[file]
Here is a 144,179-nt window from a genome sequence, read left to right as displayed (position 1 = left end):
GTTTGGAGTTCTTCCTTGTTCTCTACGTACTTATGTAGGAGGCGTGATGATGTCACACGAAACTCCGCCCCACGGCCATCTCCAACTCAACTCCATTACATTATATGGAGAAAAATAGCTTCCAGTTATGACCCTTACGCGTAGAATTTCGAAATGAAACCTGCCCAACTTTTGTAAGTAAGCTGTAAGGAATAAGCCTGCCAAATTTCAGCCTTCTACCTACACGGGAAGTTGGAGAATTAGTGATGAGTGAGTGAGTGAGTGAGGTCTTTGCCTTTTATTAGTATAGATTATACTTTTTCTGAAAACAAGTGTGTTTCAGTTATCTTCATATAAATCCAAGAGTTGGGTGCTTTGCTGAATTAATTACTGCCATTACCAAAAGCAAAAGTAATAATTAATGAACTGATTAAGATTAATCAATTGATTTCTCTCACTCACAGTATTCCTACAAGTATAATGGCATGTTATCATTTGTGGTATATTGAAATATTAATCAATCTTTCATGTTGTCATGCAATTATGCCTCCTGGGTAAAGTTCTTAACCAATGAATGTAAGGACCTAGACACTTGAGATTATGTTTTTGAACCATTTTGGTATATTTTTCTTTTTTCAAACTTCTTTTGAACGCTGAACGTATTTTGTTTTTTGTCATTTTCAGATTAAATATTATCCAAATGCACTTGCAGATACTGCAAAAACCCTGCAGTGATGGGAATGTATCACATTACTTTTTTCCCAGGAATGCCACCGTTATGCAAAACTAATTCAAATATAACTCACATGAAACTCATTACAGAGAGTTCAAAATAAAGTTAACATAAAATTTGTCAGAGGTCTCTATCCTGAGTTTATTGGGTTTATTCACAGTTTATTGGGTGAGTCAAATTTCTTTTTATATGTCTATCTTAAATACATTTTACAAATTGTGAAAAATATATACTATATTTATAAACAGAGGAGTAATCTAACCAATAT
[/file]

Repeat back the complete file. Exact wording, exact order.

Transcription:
Here is a 144,179-nt window from a genome sequence, read left to right as displayed (position 1 = left end):
GTTTGGAGTTCTTCCTTGTTCTCTACGTACTTATGTAGGAGGCGTGATGATGTCACACGAAACTCCGCCCCACGGCCATCTCCAACTCAACTCCATTACATTATATGGAGAAAAATAGCTTCCAGTTATGACCCTTACGCGTAGAATTTCGAAATGAAACCTGCCCAACTTTTGTAAGTAAGCTGTAAGGAATAAGCCTGCCAAATTTCAGCCTTCTACCTACACGGGAAGTTGGAGAATTAGTGATGAGTGAGTGAGTGAGTGAGGTCTTTGCCTTTTATTAGTATAGATTATACTTTTTCTGAAAACAAGTGTGTTTCAGTTATCTTCATATAAATCCAAGAGTTGGGTGCTTTGCTGAATTAATTACTGCCATTACCAAAAGCAAAAGTAATAATTAATGAACTGATTAAGATTAATCAATTGATTTCTCTCACTCACAGTATTCCTACAAGTATAATGGCATGTTATCATTTGTGGTATATTGAAATATTAATCAATCTTTCATGTTGTCATGCAATTATGCCTCCTGGGTAAAGTTCTTAACCAATGAATGTAAGGACCTAGACACTTGAGATTATGTTTTTGAACCATTTTGGTATATTTTTCTTTTTTCAAACTTCTTTTGAACGCTGAACGTATTTTGTTTTTTGTCATTTTCAGATTAAATATTATCCAAATGCACTTGCAGATACTGCAAAAACCCTGCAGTGATGGGAATGTATCACATTACTTTTTTCCCAGGAATGCCACCGTTATGCAAAACTAATTCAAATATAACTCACATGAAACTCATTACAGAGAGTTCAAAATAAAGTTAACATAAAATTTGTCAGAGGTCTCTATCCTGAGTTTATTGGGTTTATTCACAGTTTATTGGGTGAGTCAAATTTCTTTTTATATGTCTATCTTAAATACATTTTACAAATTGTGAAAAATATATACTATATTTATAAACAGAGGAGTAATCTAACCAATAT